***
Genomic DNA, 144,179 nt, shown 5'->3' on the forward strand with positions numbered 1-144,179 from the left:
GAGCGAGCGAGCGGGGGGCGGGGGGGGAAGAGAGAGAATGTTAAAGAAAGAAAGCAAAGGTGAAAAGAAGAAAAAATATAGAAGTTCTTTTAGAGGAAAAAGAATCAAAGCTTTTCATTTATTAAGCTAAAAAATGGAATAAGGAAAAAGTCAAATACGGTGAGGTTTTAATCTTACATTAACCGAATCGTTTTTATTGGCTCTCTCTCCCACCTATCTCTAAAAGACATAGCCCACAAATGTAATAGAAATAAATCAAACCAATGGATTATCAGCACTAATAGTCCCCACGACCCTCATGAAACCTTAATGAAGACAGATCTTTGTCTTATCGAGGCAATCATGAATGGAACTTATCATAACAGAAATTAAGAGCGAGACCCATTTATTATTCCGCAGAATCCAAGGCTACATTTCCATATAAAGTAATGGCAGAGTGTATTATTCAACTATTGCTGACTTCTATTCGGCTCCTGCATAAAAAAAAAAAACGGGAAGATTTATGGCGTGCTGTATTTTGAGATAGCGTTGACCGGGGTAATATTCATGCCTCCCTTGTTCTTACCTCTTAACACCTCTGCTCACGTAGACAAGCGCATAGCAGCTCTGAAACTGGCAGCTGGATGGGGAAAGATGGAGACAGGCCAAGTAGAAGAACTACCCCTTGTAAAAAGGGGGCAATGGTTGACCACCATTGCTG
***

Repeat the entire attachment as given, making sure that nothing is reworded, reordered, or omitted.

Genomic DNA, 144,179 nt, shown 5'->3' on the forward strand with positions numbered 1-144,179 from the left:
GAGCGAGCGAGCGGGGGGCGGGGGGGGAAGAGAGAGAATGTTAAAGAAAGAAAGCAAAGGTGAAAAGAAGAAAAAATATAGAAGTTCTTTTAGAGGAAAAAGAATCAAAGCTTTTCATTTATTAAGCTAAAAAATGGAATAAGGAAAAAGTCAAATACGGTGAGGTTTTAATCTTACATTAACCGAATCGTTTTTATTGGCTCTCTCTCCCACCTATCTCTAAAAGACATAGCCCACAAATGTAATAGAAATAAATCAAACCAATGGATTATCAGCACTAATAGTCCCCACGACCCTCATGAAACCTTAATGAAGACAGATCTTTGTCTTATCGAGGCAATCATGAATGGAACTTATCATAACAGAAATTAAGAGCGAGACCCATTTATTATTCCGCAGAATCCAAGGCTACATTTCCATATAAAGTAATGGCAGAGTGTATTATTCAACTATTGCTGACTTCTATTCGGCTCCTGCATAAAAAAAAAAAACGGGAAGATTTATGGCGTGCTGTATTTTGAGATAGCGTTGACCGGGGTAATATTCATGCCTCCCTTGTTCTTACCTCTTAACACCTCTGCTCACGTAGACAAGCGCATAGCAGCTCTGAAACTGGCAGCTGGATGGGGAAAGATGGAGACAGGCCAAGTAGAAGAACTACCCCTTGTAAAAAGGGGGCAATGGTTGACCACCATTGCTG